Titanium is the ninth most common element in the Earth’s crust, present mainly as oxides (TiO2), CaTi)3, FeTiO3) with some silicates. These compounds have very limited, if any, bioavailability and there is no indication that titanium is an essential element for any species. However, it has been claimed that titanium ascorbate supplementation of feeds has increased yields of certain fruits and vegetables and improved growth and general condition in pigs. The element is of commercial importance, the dioxide used as a pigment and whitener, the carbide in cutting and drilling tools. Titanium itself is used to provide a resistant coating on other surfaces and to form flexible tubing for a variety of applications such as condensers in power stations. As a relatively lightweight metal it is an important component of ferrotitanium alloys used in aircraft and missiles, and of the alloys (with aluminium and vanadium) used for the manufacture of artificial joint prostheses and dental implants. Currently, an organic titanium compound, titanocene dichloride, is undergoing clinical investigation as a treatment for human solid tumours.

Apart from the tetrachloride, which is a very reactive liquid capable of causing skin damage, titanium as the metal, carbide or dioxide is held to be physiologically inert with exposure causing few effects apart from pulmonary irritation following inhalation of dusts; however, serious alveolar proteinosis arising from pulmonary deposition of titanium dioxide has been reported. With accumulating experience of artificial joint prostheses, concern has grown that titanium ions and debris released or abraded from these implants may have localised toxicological effects and contribute to aggressive granulomatous lesions; the matter is, as yet, unresolved. Initial studies with titanocene dichloride infusions of titanium dose >30 mg/m2 have been associated with renal impairment in terminally ill cancer patients; the contribution of the element alone to this process is unclear.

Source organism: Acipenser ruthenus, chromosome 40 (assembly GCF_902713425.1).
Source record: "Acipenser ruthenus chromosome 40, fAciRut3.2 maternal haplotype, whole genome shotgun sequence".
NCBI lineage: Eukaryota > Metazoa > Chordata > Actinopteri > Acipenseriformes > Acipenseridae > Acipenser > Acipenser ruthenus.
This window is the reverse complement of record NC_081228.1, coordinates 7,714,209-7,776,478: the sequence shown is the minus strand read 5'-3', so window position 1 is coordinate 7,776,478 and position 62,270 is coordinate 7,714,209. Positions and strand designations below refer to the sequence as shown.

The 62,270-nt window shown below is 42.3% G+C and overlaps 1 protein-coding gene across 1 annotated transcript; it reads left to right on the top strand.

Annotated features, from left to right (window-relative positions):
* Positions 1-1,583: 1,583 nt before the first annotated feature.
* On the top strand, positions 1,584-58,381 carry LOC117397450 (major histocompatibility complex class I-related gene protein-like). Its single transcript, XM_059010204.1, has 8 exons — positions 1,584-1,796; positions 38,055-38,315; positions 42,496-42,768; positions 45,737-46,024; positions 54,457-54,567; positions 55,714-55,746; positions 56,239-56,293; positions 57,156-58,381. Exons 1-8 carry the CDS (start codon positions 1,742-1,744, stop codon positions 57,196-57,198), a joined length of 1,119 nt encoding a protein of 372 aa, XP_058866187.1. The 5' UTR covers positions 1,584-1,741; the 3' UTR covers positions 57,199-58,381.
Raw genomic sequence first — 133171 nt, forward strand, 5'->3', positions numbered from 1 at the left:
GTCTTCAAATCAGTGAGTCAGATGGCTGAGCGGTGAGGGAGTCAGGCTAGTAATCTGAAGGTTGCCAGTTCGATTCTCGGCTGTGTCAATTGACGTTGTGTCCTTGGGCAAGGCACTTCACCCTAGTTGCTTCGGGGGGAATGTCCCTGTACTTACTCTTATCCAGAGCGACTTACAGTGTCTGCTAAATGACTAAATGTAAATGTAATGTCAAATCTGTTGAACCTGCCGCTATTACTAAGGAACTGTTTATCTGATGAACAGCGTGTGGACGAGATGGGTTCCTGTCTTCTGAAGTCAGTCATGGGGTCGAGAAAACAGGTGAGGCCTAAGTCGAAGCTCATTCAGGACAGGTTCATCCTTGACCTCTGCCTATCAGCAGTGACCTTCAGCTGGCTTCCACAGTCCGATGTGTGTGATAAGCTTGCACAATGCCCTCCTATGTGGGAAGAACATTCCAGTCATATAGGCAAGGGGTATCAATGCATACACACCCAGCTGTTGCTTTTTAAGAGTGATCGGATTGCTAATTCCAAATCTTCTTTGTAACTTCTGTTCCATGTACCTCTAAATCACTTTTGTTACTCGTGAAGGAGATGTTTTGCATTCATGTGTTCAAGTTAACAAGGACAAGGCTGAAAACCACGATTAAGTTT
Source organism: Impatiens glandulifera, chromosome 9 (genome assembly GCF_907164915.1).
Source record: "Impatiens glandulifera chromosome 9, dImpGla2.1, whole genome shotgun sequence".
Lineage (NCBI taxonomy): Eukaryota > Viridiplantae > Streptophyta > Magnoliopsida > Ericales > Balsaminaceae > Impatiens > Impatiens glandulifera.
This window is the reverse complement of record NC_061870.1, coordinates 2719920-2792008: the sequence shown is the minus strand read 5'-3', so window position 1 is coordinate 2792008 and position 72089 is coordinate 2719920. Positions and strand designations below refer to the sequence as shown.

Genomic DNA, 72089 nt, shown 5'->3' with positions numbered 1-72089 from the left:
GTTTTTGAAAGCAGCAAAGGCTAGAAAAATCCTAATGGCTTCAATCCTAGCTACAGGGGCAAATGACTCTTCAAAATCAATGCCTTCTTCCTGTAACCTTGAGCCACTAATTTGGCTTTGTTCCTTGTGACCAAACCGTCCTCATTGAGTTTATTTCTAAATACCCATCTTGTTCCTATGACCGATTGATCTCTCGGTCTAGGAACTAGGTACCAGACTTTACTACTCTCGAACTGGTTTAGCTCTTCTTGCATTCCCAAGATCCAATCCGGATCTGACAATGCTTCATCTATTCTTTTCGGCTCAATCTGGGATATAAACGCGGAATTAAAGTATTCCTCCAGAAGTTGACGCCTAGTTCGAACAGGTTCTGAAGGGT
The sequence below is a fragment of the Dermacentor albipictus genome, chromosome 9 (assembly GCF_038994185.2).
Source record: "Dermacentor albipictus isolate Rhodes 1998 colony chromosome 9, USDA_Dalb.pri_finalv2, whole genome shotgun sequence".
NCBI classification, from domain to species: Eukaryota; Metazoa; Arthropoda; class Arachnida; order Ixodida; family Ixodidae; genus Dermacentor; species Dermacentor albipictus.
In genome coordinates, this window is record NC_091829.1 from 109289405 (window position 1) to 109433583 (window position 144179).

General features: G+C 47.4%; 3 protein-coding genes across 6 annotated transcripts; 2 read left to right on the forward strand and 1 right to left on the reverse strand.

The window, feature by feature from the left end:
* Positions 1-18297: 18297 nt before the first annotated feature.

Laboratory Indices of Exposure
There are few reliable reports of expected concentrations of titanium in tissues and body fluids, but these indicate very low concentrations. Increased urinary excretion has been found in subjects with regular occupational exposure to the metal. Increased titanium concentrations have been reported in synovial fluid, serum and spleen of individuals fitted with titanium-alloy joint prostheses; the toxicological significance of these findings is unclear.

Jacobs JJ, Skipor AK, Black J, Urban RM, Facante JD. Release and excretion of metal in patients who have a total hip replacement component made of titanium base alloy. Journal of Bone and Joint Surgery; 1991; 73A(10): 1475-1486
Langkamer VG, Case P, Heap P, Taylor A, Collins C, Pearse M and Solomon L. Systemic distribution of wear debris after hip replacement: A cause for concern? Journal of Bone and Joint Surgery 1992; 74B: 831-839

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